Building for 7 stars doesn’t have to be costly or complicated. Simple design features and material choices make a big difference to energy efficiency and a home’s energy rating.
As we move towards the introduction of 7 stars under the Nationwide House Energy Rating Scheme, NatHERS expert Dave Rochford has some top tips and advice for builders, designers and assessors.
Home energy ratings made easy
NatHERS provides a flexible, adaptable option to meet the new National Construction Code (NCC) energy efficiency requirements. Currently around 90% of new home designs are assessed using the Scheme.
The increase to minimum standards for new homes will be introduced from 1 October 2023 in most states and territories. The expert advice is to begin with the basics.
“Building for 7 stars at its very foundation begins with good design and orientation. These two elements are absolutely crucial to reduce the costs in getting a home to 7 stars, and beyond.
“If you build for the local climate, allowing for shade and solar access as appropriate for tropical, temperate or cool climates, you will only need to make minimal changes to other building elements such as the width of eaves, and cross ventilation.
“There is plenty of good advice on positioning a house on the block. This makes a world of difference to the home’s thermal performance and its NatHERS rating.”
Dave adds, engaging a NatHERS assessor early on is also key.
“I would say the most important first step is to get a NatHERS assessor involved early in the design process. Accredited assessors, in particular, are extensively trained to improve ratings and provide options to get to 7 stars and beyond.
“If your client really cannot live without those massive western-facing windows, by working with an assessor early on, you can look at options to mitigate what I would describe as a less than ideal design choice. Maybe use better insulation, along with climate appropriate glazing or colours; the software is flexible and adaptable,” Dave added.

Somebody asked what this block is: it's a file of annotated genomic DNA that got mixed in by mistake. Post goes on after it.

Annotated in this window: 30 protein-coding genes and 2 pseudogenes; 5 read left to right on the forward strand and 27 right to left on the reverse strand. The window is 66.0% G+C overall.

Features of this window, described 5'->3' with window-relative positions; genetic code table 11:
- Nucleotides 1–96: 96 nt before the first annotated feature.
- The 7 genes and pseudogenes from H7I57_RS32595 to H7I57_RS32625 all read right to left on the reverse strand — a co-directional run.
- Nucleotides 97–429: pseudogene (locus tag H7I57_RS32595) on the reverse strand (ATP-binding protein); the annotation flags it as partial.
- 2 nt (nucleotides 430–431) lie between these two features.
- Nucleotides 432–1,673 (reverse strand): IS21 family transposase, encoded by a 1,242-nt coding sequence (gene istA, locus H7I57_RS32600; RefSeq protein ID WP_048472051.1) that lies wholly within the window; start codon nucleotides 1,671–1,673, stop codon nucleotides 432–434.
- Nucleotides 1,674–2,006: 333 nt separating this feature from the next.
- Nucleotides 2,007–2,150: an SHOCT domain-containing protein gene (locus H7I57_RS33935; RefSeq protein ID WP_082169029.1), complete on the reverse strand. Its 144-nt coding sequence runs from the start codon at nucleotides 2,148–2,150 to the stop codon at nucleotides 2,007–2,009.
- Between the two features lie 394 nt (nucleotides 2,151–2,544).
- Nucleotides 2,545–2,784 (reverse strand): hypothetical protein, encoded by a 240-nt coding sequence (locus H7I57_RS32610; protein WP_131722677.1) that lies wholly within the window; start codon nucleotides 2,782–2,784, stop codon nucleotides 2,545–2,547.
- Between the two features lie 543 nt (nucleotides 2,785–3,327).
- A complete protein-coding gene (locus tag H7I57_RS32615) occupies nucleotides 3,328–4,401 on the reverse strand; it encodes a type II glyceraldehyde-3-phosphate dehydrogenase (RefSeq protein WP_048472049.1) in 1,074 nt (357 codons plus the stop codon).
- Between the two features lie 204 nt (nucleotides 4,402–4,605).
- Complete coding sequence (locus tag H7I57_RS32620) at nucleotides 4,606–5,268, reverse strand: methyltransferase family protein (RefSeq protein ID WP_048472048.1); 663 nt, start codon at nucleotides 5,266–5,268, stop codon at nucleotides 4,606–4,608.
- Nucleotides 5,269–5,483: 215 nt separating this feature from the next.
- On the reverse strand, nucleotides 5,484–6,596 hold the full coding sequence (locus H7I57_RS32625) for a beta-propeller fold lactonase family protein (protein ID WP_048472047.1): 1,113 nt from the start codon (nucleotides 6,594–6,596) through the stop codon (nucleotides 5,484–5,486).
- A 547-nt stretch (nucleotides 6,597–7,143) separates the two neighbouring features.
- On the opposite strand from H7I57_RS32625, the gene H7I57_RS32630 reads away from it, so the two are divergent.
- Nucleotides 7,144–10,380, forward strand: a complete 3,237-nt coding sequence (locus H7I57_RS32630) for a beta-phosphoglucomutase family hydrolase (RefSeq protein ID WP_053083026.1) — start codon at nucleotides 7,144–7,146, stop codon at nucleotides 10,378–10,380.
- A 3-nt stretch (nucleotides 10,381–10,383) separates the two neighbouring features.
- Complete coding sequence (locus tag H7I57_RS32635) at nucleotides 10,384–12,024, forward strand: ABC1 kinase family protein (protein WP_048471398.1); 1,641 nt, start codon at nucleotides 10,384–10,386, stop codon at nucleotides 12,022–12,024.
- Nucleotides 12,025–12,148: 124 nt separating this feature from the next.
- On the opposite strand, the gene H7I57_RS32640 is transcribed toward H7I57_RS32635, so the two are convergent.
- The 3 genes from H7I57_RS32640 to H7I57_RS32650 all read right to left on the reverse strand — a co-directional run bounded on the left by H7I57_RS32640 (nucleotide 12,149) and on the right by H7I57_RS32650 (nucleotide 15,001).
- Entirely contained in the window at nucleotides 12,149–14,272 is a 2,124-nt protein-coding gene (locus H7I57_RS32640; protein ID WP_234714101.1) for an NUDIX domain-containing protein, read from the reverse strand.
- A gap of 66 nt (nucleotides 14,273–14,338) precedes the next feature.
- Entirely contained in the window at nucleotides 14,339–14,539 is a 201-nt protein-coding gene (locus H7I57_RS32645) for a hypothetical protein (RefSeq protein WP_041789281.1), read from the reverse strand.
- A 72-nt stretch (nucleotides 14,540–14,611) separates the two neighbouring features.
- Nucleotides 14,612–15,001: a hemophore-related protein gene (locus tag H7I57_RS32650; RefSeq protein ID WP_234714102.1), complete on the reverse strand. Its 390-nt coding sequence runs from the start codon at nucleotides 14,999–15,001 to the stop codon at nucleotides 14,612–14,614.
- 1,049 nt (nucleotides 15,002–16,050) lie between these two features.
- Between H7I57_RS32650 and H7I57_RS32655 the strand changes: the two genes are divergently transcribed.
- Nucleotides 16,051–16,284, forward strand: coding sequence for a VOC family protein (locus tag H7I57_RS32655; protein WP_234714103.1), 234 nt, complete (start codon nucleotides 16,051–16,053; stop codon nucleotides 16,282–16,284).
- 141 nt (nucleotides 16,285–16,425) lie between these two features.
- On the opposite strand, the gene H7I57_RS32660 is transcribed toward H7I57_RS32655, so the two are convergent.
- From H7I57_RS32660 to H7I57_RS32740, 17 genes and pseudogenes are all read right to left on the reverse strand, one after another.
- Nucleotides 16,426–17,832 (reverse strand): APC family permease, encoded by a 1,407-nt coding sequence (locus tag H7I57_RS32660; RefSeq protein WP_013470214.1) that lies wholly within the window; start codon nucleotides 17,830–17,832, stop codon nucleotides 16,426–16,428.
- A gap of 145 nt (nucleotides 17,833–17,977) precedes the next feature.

Windows, zoning and insulation
Double and triple glazing or coatings on windows is also worth considering to get some more stars on your NatHERS certificate. Costs have reduced considerably in recent years and there are thousands of options now available.
“NatHERS includes both default and custom window options. Generally, choosing defaults will usually result in a lower rating, so I would recommended switching to a custom window where all the specifications are known which allows for greater accuracy.
“And remember, windows need to suit the climate. Sizing, placement and shading (an absolute must if you have those massive west-facing fenestrations!) are also important considerations,” Dave said.
A relatively low cost option to get to 7 stars is to include more internal doors in the design, so mechanical heating and cooling estimates in NatHERS can be applied more accurately.
Doors can be included at the end of corridors, or at the bottom of stairs, or be situated near media and rumpus rooms that are only occasionally used.
Depending on the climate, ratings may also be improved by increasing the R value of wall, floor and ceiling insulation.
“Increasing your R value will make a big difference but you can also extend insulation to new areas for example underneath the slab, the garage and internal walls, especially to unconditioned zones, like laundries and bathrooms. However, you need to take care not increase condensation risk.
“NatHERS rewards homes with fewer ceiling penetrations with higher ratings. Consider whether your design can remove downlights that aren’t IC4 rated, roof windows and skylights and replace these with other lighting options that allow for continuous ceiling insulation,” Dave said.
Plan for fans, be cool with colours
Improvements to a NatHERS rating can also be achieved by adjusting the colour of the roof and the external walls, such as moving away from using darker roof colours in warmer climates. Even adjusting window frame colours can make a surprising difference.
Adding ceiling fans in all rooms will not only improve the NatHERS rating but the homeowners’ comfort.
“Many people don’t give much consideration to the colour of their roof, window frames and walls, but collectively these elements can make a big impact on a rating.
“Adding fans is also an easy win which will earn you NatHERS brownie points.
“This stuff really isn’t rocket science and it doesn’t need to be costly. By working early with an assessor, making good design choices and with careful consideration of materials and fittings, you will be on your way to 7 stars. It really is easier than you think,” Dave said.
See the ‘Building for 7 Stars’ fact sheet and free house plans and 7 star case studies
For advice on passive design and condensation, see Your Home and the ABCB handbook.
Find a NatHERS accredited assessor